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Captured Iraqis giving information about possible weapons locations

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WASHINGTON — U.S. forces in Iraq are checking out sites identified by captured Iraqis as possibly holding biological or chemical weapons, the commander of American ground troops said Friday.

Lt. Gen. David McKiernan and Pentagon officials said they had no confirmed discoveries of chemical or biological weapons to announce. But the general said he was confident weapons of mass destruction eventually would be found.

President Bush said he ordered the U.S.-led war with Iraq to eliminate stockpiles of chemical and biological weapons that he said deposed President Saddam Hussein's government had collected. No such weapons have been found.

Information on chemical and biological weapons is rare because so few Iraqis were involved in those programs, McKiernan told Pentagon reporters over a video link from Iraq's capital, Baghdad. He said, however, that questioning of some Iraqi officials has been fruitful.

"From some interrogations, we get information that leads us to another source, that we have to go locate certain facilities and go in there and check those out," McKiernan said. "I'm not going to go into the details, but there is discussion from both the chemical and the biological side that leads us to intelligence that we have to go confirm or deny."

The failure to find any banned weapons in Iraq has prompted critics in the United States and abroad to question whether Bush overstated the evidence that Saddam's government had them. McKiernan said he had no such doubts.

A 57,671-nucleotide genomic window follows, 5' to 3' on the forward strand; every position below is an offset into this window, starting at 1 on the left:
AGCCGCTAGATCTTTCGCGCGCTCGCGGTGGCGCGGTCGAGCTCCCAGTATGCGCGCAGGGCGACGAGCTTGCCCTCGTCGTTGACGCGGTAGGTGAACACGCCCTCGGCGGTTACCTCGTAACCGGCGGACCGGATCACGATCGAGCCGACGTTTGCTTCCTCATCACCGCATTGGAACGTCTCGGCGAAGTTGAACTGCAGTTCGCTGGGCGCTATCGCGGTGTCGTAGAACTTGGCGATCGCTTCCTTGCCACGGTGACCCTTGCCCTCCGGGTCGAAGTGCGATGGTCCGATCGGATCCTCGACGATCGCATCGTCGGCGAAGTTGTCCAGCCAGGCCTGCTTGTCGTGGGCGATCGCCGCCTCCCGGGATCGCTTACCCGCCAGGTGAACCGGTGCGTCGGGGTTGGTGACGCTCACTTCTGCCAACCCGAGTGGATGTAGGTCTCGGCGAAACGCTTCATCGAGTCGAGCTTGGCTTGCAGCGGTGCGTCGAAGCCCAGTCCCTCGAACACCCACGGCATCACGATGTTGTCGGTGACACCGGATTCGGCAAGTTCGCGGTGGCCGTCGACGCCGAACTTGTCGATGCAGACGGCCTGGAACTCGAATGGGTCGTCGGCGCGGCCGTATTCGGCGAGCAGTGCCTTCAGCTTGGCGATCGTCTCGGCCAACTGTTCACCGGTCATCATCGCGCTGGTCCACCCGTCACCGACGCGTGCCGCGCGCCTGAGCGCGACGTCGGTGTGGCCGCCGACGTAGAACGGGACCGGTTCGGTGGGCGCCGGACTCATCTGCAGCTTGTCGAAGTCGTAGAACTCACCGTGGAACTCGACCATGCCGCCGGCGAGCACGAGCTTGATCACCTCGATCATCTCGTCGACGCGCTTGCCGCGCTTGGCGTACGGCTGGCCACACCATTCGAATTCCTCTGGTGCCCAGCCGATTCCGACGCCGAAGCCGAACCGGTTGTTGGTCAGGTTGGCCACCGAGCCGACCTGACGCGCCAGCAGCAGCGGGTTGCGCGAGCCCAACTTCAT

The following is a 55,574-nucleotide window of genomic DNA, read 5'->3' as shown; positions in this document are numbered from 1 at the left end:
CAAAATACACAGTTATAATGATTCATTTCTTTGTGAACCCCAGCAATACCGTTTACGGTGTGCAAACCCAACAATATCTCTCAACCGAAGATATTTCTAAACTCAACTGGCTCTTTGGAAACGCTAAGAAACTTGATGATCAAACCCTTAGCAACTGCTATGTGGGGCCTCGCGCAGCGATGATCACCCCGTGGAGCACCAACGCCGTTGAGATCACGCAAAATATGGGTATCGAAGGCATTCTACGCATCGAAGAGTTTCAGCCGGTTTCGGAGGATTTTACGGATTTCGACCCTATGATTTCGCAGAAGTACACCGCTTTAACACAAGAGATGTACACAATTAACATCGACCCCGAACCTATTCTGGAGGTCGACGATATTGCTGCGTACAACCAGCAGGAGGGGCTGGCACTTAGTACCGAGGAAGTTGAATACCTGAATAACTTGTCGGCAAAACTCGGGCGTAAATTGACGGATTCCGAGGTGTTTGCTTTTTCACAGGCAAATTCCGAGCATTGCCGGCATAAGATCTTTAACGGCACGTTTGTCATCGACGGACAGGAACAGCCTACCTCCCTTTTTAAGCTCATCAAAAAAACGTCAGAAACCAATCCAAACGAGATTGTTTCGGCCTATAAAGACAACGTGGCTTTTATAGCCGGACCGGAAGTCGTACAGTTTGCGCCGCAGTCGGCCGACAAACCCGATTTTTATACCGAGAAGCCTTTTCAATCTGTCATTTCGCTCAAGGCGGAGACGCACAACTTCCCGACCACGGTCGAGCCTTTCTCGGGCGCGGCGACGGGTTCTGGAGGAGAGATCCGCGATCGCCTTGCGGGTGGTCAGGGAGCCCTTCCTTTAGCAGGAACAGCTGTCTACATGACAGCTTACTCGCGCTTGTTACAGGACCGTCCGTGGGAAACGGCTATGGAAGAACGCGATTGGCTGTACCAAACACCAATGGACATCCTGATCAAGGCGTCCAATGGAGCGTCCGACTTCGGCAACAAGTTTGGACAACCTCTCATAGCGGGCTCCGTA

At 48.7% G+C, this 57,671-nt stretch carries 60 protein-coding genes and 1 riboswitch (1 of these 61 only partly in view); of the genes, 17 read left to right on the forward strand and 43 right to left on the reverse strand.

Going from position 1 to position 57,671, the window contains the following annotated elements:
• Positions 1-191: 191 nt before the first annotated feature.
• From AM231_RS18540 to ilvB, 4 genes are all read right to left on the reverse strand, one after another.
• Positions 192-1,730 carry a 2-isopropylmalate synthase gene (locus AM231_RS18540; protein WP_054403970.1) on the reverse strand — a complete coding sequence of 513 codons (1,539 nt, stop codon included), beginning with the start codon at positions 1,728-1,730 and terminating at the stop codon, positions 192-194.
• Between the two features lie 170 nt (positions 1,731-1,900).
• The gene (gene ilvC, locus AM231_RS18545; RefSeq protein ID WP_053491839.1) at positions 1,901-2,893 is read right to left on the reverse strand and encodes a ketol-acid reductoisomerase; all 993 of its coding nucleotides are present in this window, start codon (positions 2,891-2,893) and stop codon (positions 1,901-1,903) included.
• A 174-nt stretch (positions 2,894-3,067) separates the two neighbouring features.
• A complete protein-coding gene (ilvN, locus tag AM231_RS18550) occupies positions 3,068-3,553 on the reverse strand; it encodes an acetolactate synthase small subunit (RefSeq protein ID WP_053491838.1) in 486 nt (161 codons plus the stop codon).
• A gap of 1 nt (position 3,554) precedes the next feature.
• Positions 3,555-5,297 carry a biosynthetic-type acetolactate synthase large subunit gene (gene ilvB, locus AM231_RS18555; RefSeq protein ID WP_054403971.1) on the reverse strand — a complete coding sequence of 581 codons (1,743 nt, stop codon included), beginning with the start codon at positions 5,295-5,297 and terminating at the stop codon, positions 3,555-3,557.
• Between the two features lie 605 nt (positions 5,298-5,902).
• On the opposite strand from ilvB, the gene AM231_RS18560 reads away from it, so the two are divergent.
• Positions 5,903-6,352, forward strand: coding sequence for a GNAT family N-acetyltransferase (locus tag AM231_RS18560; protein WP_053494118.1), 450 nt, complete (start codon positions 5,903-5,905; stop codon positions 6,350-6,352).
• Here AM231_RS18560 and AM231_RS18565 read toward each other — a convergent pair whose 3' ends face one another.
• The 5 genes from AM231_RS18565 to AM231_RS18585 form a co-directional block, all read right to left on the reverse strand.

"Even if there were no interrogations, I would tell you personally, I think there's a lot still hidden that it will take time for us to uncover," McKiernan said.

The general said the attacks against U.S. troops in Iraq do not appear to be coordinated by any central authority. A prominent former Iraqi exile, Ahmed Chalabi of the Iraqi National Congress, said this week that Saddam was still alive and offering bounties for the killing of American troops.

McKiernan said the attacks were "only coordinated locally, not nationally."

Still, "there is the probability that there are financial trails that lead to other parts of Iraq, and there might be communications that go to other parts," McKiernan said. He didn't elaborate.

McKiernan said many of the attacks were from former members of Saddam's Baath Party, his intelligence services or the former president's Special Republican Guard. Those are former combatants who "know they have zero future in the next Iraq and will do everything they can to attack coalition efforts in this country."

American troops will begin to leave Iraq "when the time is right," McKiernan said, but he refused to predict when that might be. Some units, such as the Army's 3rd Infantry Division, have been in Iraq for almost three months after spending nearly a year in Kuwait preparing for the invasion.

"I'm not worried about our units and our soldiers losing their combat edge," McKiernan said, although he said some equipment had to be repaired or replaced.